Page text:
Feeds

Kentucky commandeers world's most popular gambling sites

Weep no more, my puritan ladies

Build a business case: developing custom apps

The state of Kentucky has seized control of some of the world's most popular gambling domain names courtesy of a state judge who issued a secret ruling last week ordering registrars to transfer 141 internet addresses to the state's top law enforcement official.

The order (PDF) by Franklin County Circuit Judge Thomas Wingate applies to sites including absolutepoker.com, goldenpalace.com, and ultimatebet.com. The websites, many of which are operated outside US borders, stand accused of illegally making their services available to Kentucky citizens. Already, whois records list goldencasino.com as the rightful property of J. Michael Brown, the Justice and Public Safety secretary who filed the lawsuit. At time of writing, goldencasino.com and the handful of other affected websites we checked appeared to be offering unfettered online gambling services.

The episode is the latest reminder of the hazards that can visit firms that do business on the internet, a borderless marketplace where controversial content or services are subject to the most restrictive or repressive territory's rules and mores. In years past, states such as Missouri have also succeeded in shutting down online casinos even though they had no clear nexus to the state. And in 2003, the US Department of Justice wrestled away the rights to ISOnews.com after it posted information on pirated software and hardware.

We're not sure what the difference is between a state like Kentucky reaching half way across the globe to shut down a gambling site and, say, a government like China's trying to silence websites that violate laws forbidding dissent policies toward Tibet. Think the comparison is extreme? Then consider this: In patting himself on the back for taking action against the websites, Brown waxed hyperbolic on the perils of online gambling, saying here it is "tantamount to a virtual home invasion."

We're not the only ones made uncomfortable by the action.

"I'm nervous about the fact we have these very loose norms of when activity taken outside of a state is causing harm in a state," said Eric Goldman, a professor of law and Santa Clara University. "We're way too inclusive in punishing people for out-of-state behavior."

According to this article from Gambling911, the state's motion to seize control of the domain names was filed under seal and a separate hearing originally scheduled for Thursday was to take place behind closed doors. The hearing, which concerns the forfeiture of the domain names, has been rescheduled for Friday afternoon.

A spokeswoman for Beshear's office couldn't say whether the action was filed under seal or whether the hearing would be open to the public. ®

Gartner critical capabilities for enterprise endpoint backup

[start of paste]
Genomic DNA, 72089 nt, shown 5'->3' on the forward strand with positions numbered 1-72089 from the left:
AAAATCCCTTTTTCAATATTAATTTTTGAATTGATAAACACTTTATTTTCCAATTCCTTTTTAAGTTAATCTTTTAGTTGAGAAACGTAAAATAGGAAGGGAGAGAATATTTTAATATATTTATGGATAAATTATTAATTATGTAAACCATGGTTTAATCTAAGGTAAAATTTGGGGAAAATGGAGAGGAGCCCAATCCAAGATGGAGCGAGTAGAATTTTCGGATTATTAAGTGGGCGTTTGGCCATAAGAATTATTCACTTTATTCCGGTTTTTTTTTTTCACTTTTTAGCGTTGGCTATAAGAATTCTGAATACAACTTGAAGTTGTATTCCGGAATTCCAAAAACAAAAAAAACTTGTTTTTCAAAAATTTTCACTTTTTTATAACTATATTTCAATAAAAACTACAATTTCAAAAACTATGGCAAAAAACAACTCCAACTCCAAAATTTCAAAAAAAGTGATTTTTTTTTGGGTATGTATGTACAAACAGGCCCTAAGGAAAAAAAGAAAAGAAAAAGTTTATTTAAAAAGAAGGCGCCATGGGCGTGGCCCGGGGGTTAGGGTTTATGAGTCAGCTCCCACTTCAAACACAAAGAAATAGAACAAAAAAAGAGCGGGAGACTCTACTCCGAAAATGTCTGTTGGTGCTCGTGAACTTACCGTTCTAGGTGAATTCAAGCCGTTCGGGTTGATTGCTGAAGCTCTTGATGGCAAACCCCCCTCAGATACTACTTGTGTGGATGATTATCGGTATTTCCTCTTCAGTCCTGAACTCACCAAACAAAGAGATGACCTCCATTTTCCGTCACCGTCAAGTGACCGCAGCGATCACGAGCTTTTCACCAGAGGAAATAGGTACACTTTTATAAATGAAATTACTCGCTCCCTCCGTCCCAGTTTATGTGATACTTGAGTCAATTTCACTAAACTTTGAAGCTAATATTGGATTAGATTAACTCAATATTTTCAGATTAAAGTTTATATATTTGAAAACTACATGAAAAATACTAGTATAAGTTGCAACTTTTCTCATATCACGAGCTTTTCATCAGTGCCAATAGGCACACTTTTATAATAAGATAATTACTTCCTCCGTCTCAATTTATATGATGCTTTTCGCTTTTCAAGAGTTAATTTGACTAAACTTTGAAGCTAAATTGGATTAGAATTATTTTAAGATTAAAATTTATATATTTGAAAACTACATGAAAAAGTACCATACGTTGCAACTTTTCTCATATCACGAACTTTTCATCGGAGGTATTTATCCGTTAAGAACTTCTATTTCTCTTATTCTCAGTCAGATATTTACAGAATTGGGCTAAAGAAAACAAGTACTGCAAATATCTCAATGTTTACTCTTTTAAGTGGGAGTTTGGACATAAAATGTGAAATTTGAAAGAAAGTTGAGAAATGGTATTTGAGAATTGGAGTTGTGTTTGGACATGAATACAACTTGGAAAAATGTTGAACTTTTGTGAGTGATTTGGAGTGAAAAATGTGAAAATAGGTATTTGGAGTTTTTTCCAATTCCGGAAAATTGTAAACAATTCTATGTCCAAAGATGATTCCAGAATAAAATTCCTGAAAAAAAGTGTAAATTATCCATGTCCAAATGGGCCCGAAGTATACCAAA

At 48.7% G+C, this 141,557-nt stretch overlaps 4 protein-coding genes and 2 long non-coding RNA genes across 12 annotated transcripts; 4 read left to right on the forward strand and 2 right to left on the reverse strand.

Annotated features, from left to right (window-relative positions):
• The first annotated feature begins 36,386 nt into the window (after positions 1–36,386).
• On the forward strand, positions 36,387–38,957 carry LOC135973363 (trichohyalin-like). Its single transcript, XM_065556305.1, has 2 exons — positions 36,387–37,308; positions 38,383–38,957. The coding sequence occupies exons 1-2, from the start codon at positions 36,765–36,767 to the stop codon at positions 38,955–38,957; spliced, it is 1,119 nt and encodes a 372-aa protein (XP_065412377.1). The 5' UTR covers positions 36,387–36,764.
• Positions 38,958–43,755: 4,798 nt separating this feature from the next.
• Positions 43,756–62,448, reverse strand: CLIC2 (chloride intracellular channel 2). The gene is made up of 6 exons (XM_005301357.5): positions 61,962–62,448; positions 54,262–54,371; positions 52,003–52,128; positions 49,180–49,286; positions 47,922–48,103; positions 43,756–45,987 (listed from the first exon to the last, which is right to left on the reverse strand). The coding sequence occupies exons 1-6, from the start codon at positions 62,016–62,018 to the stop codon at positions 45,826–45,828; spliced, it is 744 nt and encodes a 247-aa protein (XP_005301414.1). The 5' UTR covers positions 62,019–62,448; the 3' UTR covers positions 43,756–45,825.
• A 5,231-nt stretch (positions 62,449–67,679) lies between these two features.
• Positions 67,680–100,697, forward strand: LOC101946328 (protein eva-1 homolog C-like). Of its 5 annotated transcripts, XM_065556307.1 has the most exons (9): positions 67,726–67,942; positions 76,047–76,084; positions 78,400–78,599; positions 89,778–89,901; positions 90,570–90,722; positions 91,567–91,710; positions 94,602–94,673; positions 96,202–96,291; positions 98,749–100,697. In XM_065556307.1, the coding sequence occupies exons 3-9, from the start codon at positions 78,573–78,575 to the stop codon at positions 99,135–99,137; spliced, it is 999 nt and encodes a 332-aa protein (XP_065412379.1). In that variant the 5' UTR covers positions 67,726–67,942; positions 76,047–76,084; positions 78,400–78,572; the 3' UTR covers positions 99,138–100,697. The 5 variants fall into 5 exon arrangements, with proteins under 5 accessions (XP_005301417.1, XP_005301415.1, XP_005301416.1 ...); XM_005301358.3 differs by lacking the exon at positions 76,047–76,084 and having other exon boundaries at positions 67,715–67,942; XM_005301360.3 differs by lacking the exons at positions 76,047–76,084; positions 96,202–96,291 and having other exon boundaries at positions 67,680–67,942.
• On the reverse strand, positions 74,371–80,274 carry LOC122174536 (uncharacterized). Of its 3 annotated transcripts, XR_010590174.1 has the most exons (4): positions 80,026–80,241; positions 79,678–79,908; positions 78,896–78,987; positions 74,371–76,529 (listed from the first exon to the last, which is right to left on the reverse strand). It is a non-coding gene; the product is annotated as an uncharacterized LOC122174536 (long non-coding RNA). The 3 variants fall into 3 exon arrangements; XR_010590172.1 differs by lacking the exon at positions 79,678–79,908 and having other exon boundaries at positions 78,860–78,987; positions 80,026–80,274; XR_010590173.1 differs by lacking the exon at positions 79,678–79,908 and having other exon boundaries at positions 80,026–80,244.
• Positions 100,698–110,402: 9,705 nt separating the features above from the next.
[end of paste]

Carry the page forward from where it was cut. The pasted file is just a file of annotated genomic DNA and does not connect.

More from The Register

next story
Hello, police, El Reg here. Are we a bunch of terrorists now?
Do Brits risk arrest for watching beheading video nasty? We asked the fuzz
Snowden on NSA's MonsterMind TERROR: It may trigger cyberwar
Plus: Syria's internet going down? That was a US cock-up
UK government accused of hiding TRUTH about Universal Credit fiasco
'Reset rating keeps secrets on one-dole-to-rule-them-all plan', say MPs
Caught red-handed: UK cops, PCSOs, specials behaving badly… on social media
No Mr Fuzz, don't ask a crime victim to be your pal on Facebook
e-Borders fiasco: Brits stung for £224m after US IT giant sues UK govt
Defeat to Raytheon branded 'catastrophic result'
Yes, but what are your plans if a DRAGON attacks?
Local UK gov outs most ridiculous FoI requests...
Felony charges? Harsh! Alleged Anon hackers plead guilty to misdemeanours
US judge questions harsh sentence sought by prosecutors
This'll end well: US govt says car-to-car jibber-jabber will SAVE lives
Department of Transportation starts cogs turning for another wireless comms standard
Munich considers dumping Linux for ... GULP ... Windows!
Give a penguinista a hug, the Outlook's not good for open source's poster child
UK fuzz want PINCODES on ALL mobile phones
Met Police calls for mandatory passwords on all new mobes
prev story

Whitepapers

Implementing global e-invoicing with guaranteed legal certainty
Explaining the role local tax compliance plays in successful supply chain management and e-business and how leading global brands are addressing this.
7 Elements of Radically Simple OS Migration
Avoid the typical headaches of OS migration during your next project by learning about 7 elements of radically simple OS migration.
BYOD's dark side: Data protection
An endpoint data protection solution that adds value to the user and the organization so it can protect itself from data loss as well as leverage corporate data.
Consolidation: The Foundation for IT Business Transformation
In this whitepaper learn how effective consolidation of IT and business resources can enable multiple, meaningful business benefits.
High Performance for All
While HPC is not new, it has traditionally been seen as a specialist area – is it now geared up to meet more mainstream requirements?